TUPE

Jeffrey Jupp's TUPE resource

Eville & Jones (UK) Ltd v Grants Veterinary Services Ltd ET – 27 August 2014

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This is an Employment Tribunal decision and therefore has no value as precedent but it is a rare reported case regarding the failure by a transferor to provide the necessary employee liability information (‘ELI’) under Reg 11 and a claim under Reg 12.

The Facts

Grants provided inspectors to the Food Standards Agency under a contract that expired on 1 April 2012.  The contract was put out to tender and EJ Ltd were successful.  131 of Grants employees were to transfer to EJ Ltd.    Grants were in financial difficulties.  There had been the involvement of insolvency practitioners and a winding up petition issued but not presented in the period leading up to March 2012.  In March the bank account was frozen.  On 27 March the MD of Grants informed employees that their salaries which were due to be paid on the 30 March 2012 (i.e. before the transfer) would not be paid until 5 April 2012 (after the transfer).  Grants told  EJ Ltd that it would nevertheless honour the obligation to pay.   It did not do so leaving EJ Ltd with the liability (of around £400k) arising out of the unlawful deduction of wages with EJ Ltd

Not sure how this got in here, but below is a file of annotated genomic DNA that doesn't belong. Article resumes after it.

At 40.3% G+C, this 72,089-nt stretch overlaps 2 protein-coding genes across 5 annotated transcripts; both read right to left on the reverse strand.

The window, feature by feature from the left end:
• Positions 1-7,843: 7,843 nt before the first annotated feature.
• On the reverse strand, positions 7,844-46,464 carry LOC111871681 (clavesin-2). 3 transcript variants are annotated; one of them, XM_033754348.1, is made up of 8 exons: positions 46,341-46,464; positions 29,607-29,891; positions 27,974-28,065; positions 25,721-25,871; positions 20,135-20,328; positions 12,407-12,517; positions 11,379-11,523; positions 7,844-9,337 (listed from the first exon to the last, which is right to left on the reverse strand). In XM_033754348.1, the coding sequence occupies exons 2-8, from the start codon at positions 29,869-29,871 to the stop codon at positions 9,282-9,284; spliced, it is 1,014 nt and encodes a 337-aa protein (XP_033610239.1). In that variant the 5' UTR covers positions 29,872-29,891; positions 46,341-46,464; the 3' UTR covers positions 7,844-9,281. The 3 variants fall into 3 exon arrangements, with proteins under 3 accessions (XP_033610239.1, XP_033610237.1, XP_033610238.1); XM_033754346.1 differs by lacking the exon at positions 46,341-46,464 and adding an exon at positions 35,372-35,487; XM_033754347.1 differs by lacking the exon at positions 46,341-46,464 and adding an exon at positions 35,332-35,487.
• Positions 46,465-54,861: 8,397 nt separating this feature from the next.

The claim in the ET was brought under Reg 12.  Reg 11(2)(d) requires the transferee to notify the transferor of claims or potential claims by employees.   Reg 12(3) provides that if a complaint of a failure to provide ELI is well founded it may make an award of compensation to be payable by the transferor to the transferee.  The amount of compensation is to be that which the ET considers is just and equitable (Reg 12(4)) and will not be less than £500 per employee unless the ET considers it just and equitable to award a lesser sum.

The ET judgment

The ET made the minimum award of £500 per employee which gave a total award of £65,500.   There is some interesting analysis in the decision.  First the ET held that even if EJ Ltd had been told 14 days before the transfer that the transferring employees were not going to be paid there was very little it could have done about it.   It could have involved the Food Standards Agency but there was no evidence that the FSA could  done anything and EJ Ltd  was already bound by contract to provide the service from the 2 April 2012.    EJ Ltd had however incurred substantial management costs in the order of £42,400 together with some modest legal and banking costs and for this reason the ET was not prepared to reduce the award of £500 per employee.

Comment

Readers may find it useful to also see how another ET dealt with same issue in Paul v PFGPS Ltd.  In that case compensation for the actual loss sustained by the transferee was awarded.

Link to Judgment

 

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